Sonny Assu meets you where you’re at. I first came across his artworks as the Idle No More movement began to swell, his dusty blue and red posters could be spotted in protests reading “rise” “lead” “confront” “learn”. Less than a month later, a set of posters on display at the Burnaby Art Gallery caught my attention, and it turned out they were also by Sonny.
Raised in Delta, Sonny first learned about his heritage when he ran home from school to tell his mother about these “cool people that used to exist” that he had learned about — only (Read more…)
Rumours are circulating that British activist and street artist Banksy has been arrested. Fortunately, they seem to be false.
From a suspiciously unattributed press release (update — the web link seems to be down again. Here is a PDF of the release.):
London Police Chief Wayne Leppard held a press conference to answer questions about how Banksy was finally apprehended. “We had a 24-hour Anti-Graffiti Task Force monitoring different groups known to have associated with Banksy. We received word that around 2am a group of individuals left a flat speculated to be one of Banky’s art studios. This group (Read more…)
A new digital media challenge is looking for creative work that addresses the need to improve democracy in the United States.
And as it is with American democracy in practice, large sums of money are at stake — $100,000 in cash prizes will go to “the most fresh and creative submissions.”
Looking@Democracy is a national competition offering a total of $100,000 in prize money for short, provocative media submissions designed to spark a national conversation about why government is important to our lives, or how individuals and communities can come together to strengthen American democracy. Launching today, February 4, 2013, (Read more…)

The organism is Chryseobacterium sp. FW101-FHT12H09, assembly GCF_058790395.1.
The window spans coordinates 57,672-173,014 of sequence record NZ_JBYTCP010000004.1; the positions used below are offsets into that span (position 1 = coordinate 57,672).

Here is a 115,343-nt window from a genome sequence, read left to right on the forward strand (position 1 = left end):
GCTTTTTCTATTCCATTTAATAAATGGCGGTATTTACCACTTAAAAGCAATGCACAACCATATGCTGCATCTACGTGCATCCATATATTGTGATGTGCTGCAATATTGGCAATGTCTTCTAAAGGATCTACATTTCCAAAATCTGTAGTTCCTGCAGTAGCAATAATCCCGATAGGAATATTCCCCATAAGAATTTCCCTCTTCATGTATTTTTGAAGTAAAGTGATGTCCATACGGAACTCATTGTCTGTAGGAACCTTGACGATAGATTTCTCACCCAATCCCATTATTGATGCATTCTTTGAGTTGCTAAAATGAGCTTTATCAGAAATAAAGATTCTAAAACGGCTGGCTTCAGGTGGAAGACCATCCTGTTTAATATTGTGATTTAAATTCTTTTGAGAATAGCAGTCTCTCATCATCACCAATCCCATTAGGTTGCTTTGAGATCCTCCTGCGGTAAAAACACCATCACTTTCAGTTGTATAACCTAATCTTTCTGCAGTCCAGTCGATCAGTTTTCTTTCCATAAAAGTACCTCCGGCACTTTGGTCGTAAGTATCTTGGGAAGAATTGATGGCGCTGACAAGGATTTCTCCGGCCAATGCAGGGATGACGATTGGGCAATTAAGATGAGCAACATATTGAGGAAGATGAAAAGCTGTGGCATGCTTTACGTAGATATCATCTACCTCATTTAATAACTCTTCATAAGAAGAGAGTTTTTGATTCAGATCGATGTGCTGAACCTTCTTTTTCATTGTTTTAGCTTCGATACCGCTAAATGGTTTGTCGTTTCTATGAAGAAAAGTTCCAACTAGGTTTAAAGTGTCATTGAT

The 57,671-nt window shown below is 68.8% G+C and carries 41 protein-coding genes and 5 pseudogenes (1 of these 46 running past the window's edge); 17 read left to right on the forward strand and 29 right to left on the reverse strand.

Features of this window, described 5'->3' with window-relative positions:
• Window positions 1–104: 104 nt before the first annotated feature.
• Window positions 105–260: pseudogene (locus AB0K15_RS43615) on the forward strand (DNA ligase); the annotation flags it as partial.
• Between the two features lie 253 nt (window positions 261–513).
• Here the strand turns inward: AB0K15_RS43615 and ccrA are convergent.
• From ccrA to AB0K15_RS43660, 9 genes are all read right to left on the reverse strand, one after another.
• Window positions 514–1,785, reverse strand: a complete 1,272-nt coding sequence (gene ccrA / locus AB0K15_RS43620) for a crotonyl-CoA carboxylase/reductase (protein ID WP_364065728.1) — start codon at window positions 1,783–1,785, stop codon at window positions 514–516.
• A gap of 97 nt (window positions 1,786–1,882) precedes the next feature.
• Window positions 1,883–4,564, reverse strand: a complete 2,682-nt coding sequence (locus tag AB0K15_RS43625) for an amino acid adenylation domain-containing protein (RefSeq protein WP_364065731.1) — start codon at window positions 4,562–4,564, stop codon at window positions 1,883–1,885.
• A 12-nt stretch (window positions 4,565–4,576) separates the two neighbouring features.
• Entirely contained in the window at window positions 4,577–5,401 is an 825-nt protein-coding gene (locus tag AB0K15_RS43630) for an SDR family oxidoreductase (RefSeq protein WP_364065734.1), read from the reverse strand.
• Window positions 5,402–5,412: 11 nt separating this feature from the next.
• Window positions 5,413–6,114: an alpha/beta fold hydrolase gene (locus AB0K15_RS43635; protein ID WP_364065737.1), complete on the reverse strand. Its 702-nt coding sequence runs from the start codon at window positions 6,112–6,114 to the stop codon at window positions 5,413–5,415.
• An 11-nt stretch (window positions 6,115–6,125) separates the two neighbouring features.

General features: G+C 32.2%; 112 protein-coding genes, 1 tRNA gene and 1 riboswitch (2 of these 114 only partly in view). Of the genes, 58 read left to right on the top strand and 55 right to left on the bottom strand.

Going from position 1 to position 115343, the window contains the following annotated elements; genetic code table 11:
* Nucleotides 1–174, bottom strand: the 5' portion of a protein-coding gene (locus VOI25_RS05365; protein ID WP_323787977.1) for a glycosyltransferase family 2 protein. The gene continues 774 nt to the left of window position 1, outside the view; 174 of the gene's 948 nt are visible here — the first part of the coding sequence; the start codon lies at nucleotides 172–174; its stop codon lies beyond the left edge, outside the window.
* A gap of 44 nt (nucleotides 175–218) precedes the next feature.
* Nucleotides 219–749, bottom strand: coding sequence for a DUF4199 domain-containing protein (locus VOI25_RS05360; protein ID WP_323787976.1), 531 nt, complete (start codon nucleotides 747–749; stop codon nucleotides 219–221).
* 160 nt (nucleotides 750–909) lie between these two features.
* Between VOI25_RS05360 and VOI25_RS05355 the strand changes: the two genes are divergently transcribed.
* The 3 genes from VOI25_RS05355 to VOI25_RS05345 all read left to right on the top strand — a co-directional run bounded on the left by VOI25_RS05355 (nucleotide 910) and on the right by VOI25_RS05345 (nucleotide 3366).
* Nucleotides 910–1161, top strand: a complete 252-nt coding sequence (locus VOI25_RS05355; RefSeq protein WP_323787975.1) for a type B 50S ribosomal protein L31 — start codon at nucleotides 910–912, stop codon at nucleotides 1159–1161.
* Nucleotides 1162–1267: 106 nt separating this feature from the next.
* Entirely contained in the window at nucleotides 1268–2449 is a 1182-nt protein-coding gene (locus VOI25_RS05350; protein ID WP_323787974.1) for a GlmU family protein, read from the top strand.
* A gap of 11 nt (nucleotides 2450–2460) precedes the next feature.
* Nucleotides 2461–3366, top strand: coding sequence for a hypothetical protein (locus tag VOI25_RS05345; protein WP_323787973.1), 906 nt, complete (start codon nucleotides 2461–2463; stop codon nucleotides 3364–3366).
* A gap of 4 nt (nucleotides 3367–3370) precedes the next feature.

“History isn’t the lies of the victors … I know that now. It’s more the memories of the survivors, most of whom are neither victorious nor defeated.” – The Sense of an Ending by Julian Barnes
On the last Sunday in the year, the Parisian bourgeoisie were out in force. The queue for the Impressionism and Fashion exhibition at the Musee d’Orsay moved in sudden leaps but still took over an hour to get to the security checks. For the Dali exhibition at the Pompidou Centre, those with pre-booked tickets queued for an hour, those without considerably longer
Meanwhile, (Read more…)
If Josh Keyes’ paintings don’t take a bit of your breath away, I suggest you visit an optometrist. Each one sits as a stand-alone diorama, a moment caught in a fictional time, with beautiful realistic paintings of animals in a world so strange that it is most likely caused by human error.
While his work is often shown along with other surrealist artists gaining notoriety in the west coast pop-surrealism art scene, they carry a completely different message. His peers often site old fashioned cartoons as their inspiration, where Josh has been moved by ecological plights. Ever since first seeing (Read more…)
I’ve been on the hunt for Idle No More related art – illustrations, photography, songs, etc. If you have leads, please send them my way!
In the meantime, the first thing to come across my desk was this drawing by illustrator Stephen Gladue – inspired initially by the news that Canadian Prime Minister Stephen Harper has put an end to the environmental protection of a huge number of bodies of water in Canada. “What I read scared the hell out of me.”
“I needed to articulate my thoughts and feelings on this immediately,” explained Gladue of his piece.
. . . → Read More: Art Threat: When It Scares You – Where’s your idle art?